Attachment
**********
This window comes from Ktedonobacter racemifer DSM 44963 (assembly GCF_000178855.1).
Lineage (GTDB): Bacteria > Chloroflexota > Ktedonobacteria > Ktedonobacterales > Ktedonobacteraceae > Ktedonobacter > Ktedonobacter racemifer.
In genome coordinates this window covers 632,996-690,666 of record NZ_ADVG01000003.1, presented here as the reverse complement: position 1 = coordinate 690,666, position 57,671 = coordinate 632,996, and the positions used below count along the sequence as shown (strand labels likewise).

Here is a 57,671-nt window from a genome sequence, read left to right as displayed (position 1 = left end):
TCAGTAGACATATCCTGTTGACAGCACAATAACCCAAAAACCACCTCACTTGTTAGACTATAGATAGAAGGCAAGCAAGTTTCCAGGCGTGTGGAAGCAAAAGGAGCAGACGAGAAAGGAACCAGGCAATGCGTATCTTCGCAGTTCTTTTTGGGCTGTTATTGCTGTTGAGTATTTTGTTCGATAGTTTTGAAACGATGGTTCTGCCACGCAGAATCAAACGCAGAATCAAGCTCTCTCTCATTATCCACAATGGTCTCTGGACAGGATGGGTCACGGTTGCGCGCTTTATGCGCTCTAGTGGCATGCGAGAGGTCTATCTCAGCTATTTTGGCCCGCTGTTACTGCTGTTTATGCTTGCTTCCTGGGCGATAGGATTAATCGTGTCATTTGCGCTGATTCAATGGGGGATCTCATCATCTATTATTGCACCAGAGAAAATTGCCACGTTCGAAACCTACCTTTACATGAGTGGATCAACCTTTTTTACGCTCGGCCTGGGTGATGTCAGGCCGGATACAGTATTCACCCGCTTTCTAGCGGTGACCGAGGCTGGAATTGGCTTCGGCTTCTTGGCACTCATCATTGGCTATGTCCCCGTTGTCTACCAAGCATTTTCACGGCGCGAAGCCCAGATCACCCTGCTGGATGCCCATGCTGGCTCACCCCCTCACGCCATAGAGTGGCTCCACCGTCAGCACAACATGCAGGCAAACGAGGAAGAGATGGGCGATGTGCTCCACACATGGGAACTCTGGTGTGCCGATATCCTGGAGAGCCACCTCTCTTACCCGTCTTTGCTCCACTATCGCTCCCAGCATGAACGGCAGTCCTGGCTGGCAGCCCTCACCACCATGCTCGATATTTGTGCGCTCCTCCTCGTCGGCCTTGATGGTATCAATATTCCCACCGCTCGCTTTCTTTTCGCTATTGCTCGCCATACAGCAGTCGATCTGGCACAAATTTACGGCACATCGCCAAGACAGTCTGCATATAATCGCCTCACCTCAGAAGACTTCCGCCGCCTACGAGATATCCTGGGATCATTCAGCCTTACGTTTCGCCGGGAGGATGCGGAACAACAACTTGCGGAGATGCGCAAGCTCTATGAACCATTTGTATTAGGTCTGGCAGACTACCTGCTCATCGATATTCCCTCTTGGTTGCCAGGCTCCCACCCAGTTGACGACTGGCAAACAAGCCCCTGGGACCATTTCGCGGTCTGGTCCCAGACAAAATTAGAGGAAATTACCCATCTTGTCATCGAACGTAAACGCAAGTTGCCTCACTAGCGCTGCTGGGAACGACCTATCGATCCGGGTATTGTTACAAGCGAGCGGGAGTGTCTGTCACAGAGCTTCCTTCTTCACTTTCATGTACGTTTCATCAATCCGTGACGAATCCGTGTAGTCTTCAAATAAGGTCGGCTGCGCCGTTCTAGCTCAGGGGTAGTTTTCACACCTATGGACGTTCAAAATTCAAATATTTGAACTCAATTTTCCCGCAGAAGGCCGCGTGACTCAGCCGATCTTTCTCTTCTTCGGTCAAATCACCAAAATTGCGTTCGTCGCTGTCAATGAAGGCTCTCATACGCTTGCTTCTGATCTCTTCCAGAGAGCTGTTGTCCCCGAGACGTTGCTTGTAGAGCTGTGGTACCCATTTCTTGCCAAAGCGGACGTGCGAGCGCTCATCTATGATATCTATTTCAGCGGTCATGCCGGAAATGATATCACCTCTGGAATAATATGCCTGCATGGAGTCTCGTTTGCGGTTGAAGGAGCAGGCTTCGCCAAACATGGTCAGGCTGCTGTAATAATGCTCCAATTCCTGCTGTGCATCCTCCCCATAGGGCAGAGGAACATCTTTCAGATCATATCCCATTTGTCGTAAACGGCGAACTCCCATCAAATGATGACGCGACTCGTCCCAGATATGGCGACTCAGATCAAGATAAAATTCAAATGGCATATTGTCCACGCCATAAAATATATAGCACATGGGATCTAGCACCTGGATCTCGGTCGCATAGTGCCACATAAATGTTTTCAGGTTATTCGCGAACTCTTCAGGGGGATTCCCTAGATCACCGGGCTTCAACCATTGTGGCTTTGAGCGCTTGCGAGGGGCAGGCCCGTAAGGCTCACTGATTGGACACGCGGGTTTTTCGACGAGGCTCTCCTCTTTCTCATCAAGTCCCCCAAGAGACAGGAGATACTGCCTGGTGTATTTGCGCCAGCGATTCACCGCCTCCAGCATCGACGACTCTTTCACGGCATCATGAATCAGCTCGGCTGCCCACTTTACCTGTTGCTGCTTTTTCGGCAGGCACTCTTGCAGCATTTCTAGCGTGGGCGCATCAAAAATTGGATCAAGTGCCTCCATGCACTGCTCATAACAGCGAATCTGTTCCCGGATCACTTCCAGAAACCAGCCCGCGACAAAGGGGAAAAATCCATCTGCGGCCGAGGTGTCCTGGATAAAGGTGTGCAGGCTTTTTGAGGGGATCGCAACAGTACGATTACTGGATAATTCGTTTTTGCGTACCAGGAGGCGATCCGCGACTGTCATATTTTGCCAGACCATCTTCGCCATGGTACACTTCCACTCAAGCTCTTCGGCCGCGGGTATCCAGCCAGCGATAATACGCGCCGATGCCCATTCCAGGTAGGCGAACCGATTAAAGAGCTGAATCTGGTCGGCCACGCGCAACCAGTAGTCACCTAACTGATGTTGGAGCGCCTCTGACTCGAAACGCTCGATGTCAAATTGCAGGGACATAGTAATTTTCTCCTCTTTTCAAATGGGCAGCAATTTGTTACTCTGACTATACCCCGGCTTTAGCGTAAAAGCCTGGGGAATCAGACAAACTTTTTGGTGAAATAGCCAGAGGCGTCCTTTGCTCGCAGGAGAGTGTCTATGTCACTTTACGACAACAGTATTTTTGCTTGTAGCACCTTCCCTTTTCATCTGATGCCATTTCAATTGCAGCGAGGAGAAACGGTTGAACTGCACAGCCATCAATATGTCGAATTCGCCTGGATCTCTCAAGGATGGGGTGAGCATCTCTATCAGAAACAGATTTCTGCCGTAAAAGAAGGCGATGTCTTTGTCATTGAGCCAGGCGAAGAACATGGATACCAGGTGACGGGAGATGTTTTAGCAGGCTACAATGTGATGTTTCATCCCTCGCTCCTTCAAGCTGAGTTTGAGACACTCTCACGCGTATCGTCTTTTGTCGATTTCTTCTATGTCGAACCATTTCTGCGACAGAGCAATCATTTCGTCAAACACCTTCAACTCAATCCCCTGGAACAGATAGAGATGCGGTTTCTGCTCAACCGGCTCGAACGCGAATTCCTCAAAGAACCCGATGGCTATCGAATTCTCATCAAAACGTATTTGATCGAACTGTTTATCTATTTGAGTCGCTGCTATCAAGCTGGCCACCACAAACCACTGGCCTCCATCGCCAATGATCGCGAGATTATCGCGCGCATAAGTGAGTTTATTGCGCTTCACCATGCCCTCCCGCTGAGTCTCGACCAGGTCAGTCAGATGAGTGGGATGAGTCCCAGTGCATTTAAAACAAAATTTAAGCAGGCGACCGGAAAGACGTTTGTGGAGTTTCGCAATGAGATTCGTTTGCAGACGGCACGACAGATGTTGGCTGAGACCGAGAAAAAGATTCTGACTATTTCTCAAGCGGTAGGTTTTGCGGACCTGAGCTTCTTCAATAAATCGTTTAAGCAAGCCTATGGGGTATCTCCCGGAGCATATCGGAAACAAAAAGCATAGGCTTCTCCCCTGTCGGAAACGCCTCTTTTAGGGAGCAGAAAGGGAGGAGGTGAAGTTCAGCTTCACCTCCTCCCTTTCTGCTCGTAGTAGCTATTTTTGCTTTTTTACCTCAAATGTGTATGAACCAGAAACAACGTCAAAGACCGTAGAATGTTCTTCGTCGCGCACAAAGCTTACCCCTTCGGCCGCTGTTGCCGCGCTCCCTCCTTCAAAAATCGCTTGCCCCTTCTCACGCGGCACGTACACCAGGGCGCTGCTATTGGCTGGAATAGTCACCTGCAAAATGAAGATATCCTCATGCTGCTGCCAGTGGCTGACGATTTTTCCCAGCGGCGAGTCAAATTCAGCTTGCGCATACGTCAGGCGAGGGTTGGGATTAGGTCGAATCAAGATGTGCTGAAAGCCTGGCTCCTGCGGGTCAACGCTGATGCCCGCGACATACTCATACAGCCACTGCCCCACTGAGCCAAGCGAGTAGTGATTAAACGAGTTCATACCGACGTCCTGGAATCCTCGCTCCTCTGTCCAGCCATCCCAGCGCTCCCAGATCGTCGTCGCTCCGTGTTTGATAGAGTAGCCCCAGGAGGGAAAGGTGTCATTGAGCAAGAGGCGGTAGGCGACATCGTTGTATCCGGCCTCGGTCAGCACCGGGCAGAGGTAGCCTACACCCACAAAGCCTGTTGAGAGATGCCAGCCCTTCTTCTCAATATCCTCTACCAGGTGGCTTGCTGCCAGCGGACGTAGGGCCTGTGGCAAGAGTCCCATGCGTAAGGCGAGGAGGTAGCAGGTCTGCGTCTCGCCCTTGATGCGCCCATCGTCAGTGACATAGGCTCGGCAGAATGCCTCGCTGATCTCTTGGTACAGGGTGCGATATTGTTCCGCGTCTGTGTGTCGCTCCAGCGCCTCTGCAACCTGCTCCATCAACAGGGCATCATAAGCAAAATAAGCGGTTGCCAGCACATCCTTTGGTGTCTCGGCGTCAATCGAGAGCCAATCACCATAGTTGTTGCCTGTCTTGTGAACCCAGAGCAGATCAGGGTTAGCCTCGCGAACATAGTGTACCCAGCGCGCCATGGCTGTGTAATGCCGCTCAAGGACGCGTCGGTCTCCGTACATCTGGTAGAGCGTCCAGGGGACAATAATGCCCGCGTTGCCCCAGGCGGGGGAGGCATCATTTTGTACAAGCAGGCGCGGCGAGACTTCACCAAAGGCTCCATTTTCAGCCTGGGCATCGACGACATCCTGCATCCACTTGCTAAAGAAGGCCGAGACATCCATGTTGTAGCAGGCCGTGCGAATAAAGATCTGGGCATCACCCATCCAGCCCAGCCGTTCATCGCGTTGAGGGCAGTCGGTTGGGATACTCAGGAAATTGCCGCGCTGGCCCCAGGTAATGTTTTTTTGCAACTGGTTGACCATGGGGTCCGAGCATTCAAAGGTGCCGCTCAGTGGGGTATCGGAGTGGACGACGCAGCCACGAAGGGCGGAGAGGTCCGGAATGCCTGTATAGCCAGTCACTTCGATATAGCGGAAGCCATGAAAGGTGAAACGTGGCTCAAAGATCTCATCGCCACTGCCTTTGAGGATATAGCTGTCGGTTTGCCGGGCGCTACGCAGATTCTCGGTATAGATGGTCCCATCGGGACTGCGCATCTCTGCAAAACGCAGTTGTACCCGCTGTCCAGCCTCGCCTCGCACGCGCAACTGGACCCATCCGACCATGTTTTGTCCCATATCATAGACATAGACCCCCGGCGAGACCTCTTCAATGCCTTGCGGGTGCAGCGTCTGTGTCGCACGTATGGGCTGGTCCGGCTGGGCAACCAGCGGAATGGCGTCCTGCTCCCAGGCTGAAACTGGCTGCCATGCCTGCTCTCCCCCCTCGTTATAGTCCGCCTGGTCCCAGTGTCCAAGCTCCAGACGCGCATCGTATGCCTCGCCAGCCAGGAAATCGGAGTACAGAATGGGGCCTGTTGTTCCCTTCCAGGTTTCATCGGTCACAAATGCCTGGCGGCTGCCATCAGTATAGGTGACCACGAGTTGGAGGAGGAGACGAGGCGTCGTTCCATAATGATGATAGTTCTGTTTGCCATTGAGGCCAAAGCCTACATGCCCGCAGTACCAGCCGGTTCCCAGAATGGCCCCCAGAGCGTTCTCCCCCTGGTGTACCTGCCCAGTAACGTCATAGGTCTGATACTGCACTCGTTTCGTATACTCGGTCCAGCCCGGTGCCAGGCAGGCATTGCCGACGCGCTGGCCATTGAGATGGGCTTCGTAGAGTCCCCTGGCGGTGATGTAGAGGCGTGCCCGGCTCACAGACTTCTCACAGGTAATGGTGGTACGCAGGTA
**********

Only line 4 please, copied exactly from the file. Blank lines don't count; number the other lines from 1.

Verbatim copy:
Here is a 57,671-nt window from a genome sequence, read left to right as displayed (position 1 = left end):